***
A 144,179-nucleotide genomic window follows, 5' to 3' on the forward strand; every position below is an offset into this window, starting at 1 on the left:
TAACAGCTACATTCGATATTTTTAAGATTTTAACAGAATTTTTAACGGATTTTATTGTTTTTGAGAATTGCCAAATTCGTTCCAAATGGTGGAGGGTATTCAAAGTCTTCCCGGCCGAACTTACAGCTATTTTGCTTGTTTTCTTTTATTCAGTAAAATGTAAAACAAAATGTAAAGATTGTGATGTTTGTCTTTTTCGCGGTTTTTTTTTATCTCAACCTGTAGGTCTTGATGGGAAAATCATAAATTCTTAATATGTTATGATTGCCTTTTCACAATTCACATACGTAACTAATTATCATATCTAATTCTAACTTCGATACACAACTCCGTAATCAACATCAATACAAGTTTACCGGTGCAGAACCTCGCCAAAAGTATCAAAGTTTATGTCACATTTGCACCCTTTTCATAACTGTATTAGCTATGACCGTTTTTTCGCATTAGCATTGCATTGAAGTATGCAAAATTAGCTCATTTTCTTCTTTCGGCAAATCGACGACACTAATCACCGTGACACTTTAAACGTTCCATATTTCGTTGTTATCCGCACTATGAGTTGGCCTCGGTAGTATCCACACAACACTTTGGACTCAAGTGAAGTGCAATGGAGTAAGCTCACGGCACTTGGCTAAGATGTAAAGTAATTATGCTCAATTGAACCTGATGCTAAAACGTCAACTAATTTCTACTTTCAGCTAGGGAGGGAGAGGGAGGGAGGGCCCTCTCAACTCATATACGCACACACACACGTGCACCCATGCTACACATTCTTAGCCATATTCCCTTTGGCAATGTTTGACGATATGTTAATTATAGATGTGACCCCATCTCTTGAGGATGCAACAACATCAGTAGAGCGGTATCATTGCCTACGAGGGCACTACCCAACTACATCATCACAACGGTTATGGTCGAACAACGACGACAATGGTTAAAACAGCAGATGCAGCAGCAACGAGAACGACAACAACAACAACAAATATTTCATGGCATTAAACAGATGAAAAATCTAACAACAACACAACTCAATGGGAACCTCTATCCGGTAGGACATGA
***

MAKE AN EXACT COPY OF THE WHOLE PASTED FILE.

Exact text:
A 144,179-nucleotide genomic window follows, 5' to 3' on the forward strand; every position below is an offset into this window, starting at 1 on the left:
TAACAGCTACATTCGATATTTTTAAGATTTTAACAGAATTTTTAACGGATTTTATTGTTTTTGAGAATTGCCAAATTCGTTCCAAATGGTGGAGGGTATTCAAAGTCTTCCCGGCCGAACTTACAGCTATTTTGCTTGTTTTCTTTTATTCAGTAAAATGTAAAACAAAATGTAAAGATTGTGATGTTTGTCTTTTTCGCGGTTTTTTTTTATCTCAACCTGTAGGTCTTGATGGGAAAATCATAAATTCTTAATATGTTATGATTGCCTTTTCACAATTCACATACGTAACTAATTATCATATCTAATTCTAACTTCGATACACAACTCCGTAATCAACATCAATACAAGTTTACCGGTGCAGAACCTCGCCAAAAGTATCAAAGTTTATGTCACATTTGCACCCTTTTCATAACTGTATTAGCTATGACCGTTTTTTCGCATTAGCATTGCATTGAAGTATGCAAAATTAGCTCATTTTCTTCTTTCGGCAAATCGACGACACTAATCACCGTGACACTTTAAACGTTCCATATTTCGTTGTTATCCGCACTATGAGTTGGCCTCGGTAGTATCCACACAACACTTTGGACTCAAGTGAAGTGCAATGGAGTAAGCTCACGGCACTTGGCTAAGATGTAAAGTAATTATGCTCAATTGAACCTGATGCTAAAACGTCAACTAATTTCTACTTTCAGCTAGGGAGGGAGAGGGAGGGAGGGCCCTCTCAACTCATATACGCACACACACACGTGCACCCATGCTACACATTCTTAGCCATATTCCCTTTGGCAATGTTTGACGATATGTTAATTATAGATGTGACCCCATCTCTTGAGGATGCAACAACATCAGTAGAGCGGTATCATTGCCTACGAGGGCACTACCCAACTACATCATCACAACGGTTATGGTCGAACAACGACGACAATGGTTAAAACAGCAGATGCAGCAGCAACGAGAACGACAACAACAACAACAAATATTTCATGGCATTAAACAGATGAAAAATCTAACAACAACACAACTCAATGGGAACCTCTATCCGGTAGGACATGA